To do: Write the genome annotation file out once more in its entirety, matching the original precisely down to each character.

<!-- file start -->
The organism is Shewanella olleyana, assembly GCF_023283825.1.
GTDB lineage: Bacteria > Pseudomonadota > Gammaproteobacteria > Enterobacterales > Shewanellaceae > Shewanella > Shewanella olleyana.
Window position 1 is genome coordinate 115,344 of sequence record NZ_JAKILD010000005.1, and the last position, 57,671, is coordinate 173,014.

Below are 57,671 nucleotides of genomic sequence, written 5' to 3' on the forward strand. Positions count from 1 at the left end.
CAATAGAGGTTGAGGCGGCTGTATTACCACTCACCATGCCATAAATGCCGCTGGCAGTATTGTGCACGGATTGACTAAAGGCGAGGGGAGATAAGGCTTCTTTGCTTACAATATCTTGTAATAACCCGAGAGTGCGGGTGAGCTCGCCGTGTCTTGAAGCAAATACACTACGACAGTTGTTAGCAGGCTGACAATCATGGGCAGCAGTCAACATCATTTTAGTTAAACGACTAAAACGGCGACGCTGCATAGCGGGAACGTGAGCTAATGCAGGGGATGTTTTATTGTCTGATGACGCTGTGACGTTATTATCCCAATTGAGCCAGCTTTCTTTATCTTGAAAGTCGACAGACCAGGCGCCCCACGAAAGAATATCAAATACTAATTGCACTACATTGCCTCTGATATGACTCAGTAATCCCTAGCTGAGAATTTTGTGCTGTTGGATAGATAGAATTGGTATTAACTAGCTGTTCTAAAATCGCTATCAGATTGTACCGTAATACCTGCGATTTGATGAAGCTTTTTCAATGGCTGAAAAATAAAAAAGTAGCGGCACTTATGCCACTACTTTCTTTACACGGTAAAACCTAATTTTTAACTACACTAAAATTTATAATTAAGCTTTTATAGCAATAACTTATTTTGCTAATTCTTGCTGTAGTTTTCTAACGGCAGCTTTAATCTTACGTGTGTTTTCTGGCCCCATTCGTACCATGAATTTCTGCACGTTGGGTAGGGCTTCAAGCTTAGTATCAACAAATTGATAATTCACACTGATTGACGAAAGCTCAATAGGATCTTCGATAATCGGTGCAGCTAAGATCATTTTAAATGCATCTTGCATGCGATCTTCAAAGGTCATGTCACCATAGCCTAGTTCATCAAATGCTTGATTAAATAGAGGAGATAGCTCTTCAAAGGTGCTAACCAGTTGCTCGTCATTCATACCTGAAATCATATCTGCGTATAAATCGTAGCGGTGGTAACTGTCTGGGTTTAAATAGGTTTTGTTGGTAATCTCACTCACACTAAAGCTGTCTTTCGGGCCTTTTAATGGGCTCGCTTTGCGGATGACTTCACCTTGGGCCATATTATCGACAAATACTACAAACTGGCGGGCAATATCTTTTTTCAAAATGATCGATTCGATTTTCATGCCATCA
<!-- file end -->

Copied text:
The organism is Shewanella olleyana, assembly GCF_023283825.1.
GTDB lineage: Bacteria > Pseudomonadota > Gammaproteobacteria > Enterobacterales > Shewanellaceae > Shewanella > Shewanella olleyana.
Window position 1 is genome coordinate 115,344 of sequence record NZ_JAKILD010000005.1, and the last position, 57,671, is coordinate 173,014.

Below are 57,671 nucleotides of genomic sequence, written 5' to 3' on the forward strand. Positions count from 1 at the left end.
CAATAGAGGTTGAGGCGGCTGTATTACCACTCACCATGCCATAAATGCCGCTGGCAGTATTGTGCACGGATTGACTAAAGGCGAGGGGAGATAAGGCTTCTTTGCTTACAATATCTTGTAATAACCCGAGAGTGCGGGTGAGCTCGCCGTGTCTTGAAGCAAATACACTACGACAGTTGTTAGCAGGCTGACAATCATGGGCAGCAGTCAACATCATTTTAGTTAAACGACTAAAACGGCGACGCTGCATAGCGGGAACGTGAGCTAATGCAGGGGATGTTTTATTGTCTGATGACGCTGTGACGTTATTATCCCAATTGAGCCAGCTTTCTTTATCTTGAAAGTCGACAGACCAGGCGCCCCACGAAAGAATATCAAATACTAATTGCACTACATTGCCTCTGATATGACTCAGTAATCCCTAGCTGAGAATTTTGTGCTGTTGGATAGATAGAATTGGTATTAACTAGCTGTTCTAAAATCGCTATCAGATTGTACCGTAATACCTGCGATTTGATGAAGCTTTTTCAATGGCTGAAAAATAAAAAAGTAGCGGCACTTATGCCACTACTTTCTTTACACGGTAAAACCTAATTTTTAACTACACTAAAATTTATAATTAAGCTTTTATAGCAATAACTTATTTTGCTAATTCTTGCTGTAGTTTTCTAACGGCAGCTTTAATCTTACGTGTGTTTTCTGGCCCCATTCGTACCATGAATTTCTGCACGTTGGGTAGGGCTTCAAGCTTAGTATCAACAAATTGATAATTCACACTGATTGACGAAAGCTCAATAGGATCTTCGATAATCGGTGCAGCTAAGATCATTTTAAATGCATCTTGCATGCGATCTTCAAAGGTCATGTCACCATAGCCTAGTTCATCAAATGCTTGATTAAATAGAGGAGATAGCTCTTCAAAGGTGCTAACCAGTTGCTCGTCATTCATACCTGAAATCATATCTGCGTATAAATCGTAGCGGTGGTAACTGTCTGGGTTTAAATAGGTTTTGTTGGTAATCTCACTCACACTAAAGCTGTCTTTCGGGCCTTTTAATGGGCTCGCTTTGCGGATGACTTCACCTTGGGCCATATTATCGACAAATACTACAAACTGGCGGGCAATATCTTTTTTCAAAATGATCGATTCGATTTTCATGCCATCA